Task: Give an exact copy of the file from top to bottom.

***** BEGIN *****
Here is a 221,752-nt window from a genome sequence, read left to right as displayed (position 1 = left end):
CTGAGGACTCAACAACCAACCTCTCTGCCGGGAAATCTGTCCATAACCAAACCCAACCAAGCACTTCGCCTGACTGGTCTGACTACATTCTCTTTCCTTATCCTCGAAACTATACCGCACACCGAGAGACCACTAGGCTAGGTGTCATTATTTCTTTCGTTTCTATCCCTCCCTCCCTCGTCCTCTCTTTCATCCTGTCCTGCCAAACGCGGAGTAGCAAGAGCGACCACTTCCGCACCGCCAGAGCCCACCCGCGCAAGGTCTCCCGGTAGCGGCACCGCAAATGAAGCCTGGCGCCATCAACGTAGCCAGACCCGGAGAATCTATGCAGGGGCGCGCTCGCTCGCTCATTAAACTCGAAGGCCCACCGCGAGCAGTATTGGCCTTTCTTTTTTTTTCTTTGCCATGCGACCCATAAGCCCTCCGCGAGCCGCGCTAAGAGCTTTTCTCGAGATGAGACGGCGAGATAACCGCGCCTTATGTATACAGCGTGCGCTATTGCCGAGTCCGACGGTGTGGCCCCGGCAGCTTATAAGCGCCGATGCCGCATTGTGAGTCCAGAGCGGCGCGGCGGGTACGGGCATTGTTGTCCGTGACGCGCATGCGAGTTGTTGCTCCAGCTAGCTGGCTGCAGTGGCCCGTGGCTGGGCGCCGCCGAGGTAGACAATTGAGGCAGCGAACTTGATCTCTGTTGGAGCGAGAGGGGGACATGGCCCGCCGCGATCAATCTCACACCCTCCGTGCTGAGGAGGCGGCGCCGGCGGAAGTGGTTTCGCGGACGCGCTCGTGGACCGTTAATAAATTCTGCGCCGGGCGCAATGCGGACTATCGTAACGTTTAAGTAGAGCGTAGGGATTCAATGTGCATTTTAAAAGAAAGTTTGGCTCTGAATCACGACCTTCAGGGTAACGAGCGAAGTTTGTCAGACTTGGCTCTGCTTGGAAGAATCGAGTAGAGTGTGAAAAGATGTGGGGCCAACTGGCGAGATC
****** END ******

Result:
Here is a 221,752-nt window from a genome sequence, read left to right as displayed (position 1 = left end):
CTGAGGACTCAACAACCAACCTCTCTGCCGGGAAATCTGTCCATAACCAAACCCAACCAAGCACTTCGCCTGACTGGTCTGACTACATTCTCTTTCCTTATCCTCGAAACTATACCGCACACCGAGAGACCACTAGGCTAGGTGTCATTATTTCTTTCGTTTCTATCCCTCCCTCCCTCGTCCTCTCTTTCATCCTGTCCTGCCAAACGCGGAGTAGCAAGAGCGACCACTTCCGCACCGCCAGAGCCCACCCGCGCAAGGTCTCCCGGTAGCGGCACCGCAAATGAAGCCTGGCGCCATCAACGTAGCCAGACCCGGAGAATCTATGCAGGGGCGCGCTCGCTCGCTCATTAAACTCGAAGGCCCACCGCGAGCAGTATTGGCCTTTCTTTTTTTTTCTTTGCCATGCGACCCATAAGCCCTCCGCGAGCCGCGCTAAGAGCTTTTCTCGAGATGAGACGGCGAGATAACCGCGCCTTATGTATACAGCGTGCGCTATTGCCGAGTCCGACGGTGTGGCCCCGGCAGCTTATAAGCGCCGATGCCGCATTGTGAGTCCAGAGCGGCGCGGCGGGTACGGGCATTGTTGTCCGTGACGCGCATGCGAGTTGTTGCTCCAGCTAGCTGGCTGCAGTGGCCCGTGGCTGGGCGCCGCCGAGGTAGACAATTGAGGCAGCGAACTTGATCTCTGTTGGAGCGAGAGGGGGACATGGCCCGCCGCGATCAATCTCACACCCTCCGTGCTGAGGAGGCGGCGCCGGCGGAAGTGGTTTCGCGGACGCGCTCGTGGACCGTTAATAAATTCTGCGCCGGGCGCAATGCGGACTATCGTAACGTTTAAGTAGAGCGTAGGGATTCAATGTGCATTTTAAAAGAAAGTTTGGCTCTGAATCACGACCTTCAGGGTAACGAGCGAAGTTTGTCAGACTTGGCTCTGCTTGGAAGAATCGAGTAGAGTGTGAAAAGATGTGGGGCCAACTGGCGAGATC